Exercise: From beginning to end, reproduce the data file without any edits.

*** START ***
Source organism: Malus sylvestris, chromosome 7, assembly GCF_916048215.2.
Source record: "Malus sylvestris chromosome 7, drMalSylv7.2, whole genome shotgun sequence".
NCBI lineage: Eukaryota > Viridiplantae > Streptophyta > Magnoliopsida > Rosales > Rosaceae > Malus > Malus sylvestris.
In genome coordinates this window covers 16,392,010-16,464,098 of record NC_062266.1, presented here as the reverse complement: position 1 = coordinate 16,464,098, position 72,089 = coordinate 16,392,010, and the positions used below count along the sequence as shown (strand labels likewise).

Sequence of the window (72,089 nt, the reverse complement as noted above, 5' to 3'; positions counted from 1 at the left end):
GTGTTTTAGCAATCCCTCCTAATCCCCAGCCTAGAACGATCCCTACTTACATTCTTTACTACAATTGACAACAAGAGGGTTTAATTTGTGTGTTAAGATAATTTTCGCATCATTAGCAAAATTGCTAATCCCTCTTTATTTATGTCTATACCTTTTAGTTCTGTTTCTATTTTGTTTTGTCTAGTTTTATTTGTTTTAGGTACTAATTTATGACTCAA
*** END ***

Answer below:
Source organism: Malus sylvestris, chromosome 7, assembly GCF_916048215.2.
Source record: "Malus sylvestris chromosome 7, drMalSylv7.2, whole genome shotgun sequence".
NCBI lineage: Eukaryota > Viridiplantae > Streptophyta > Magnoliopsida > Rosales > Rosaceae > Malus > Malus sylvestris.
In genome coordinates this window covers 16,392,010-16,464,098 of record NC_062266.1, presented here as the reverse complement: position 1 = coordinate 16,464,098, position 72,089 = coordinate 16,392,010, and the positions used below count along the sequence as shown (strand labels likewise).

Sequence of the window (72,089 nt, the reverse complement as noted above, 5' to 3'; positions counted from 1 at the left end):
GTGTTTTAGCAATCCCTCCTAATCCCCAGCCTAGAACGATCCCTACTTACATTCTTTACTACAATTGACAACAAGAGGGTTTAATTTGTGTGTTAAGATAATTTTCGCATCATTAGCAAAATTGCTAATCCCTCTTTATTTATGTCTATACCTTTTAGTTCTGTTTCTATTTTGTTTTGTCTAGTTTTATTTGTTTTAGGTACTAATTTATGACTCAA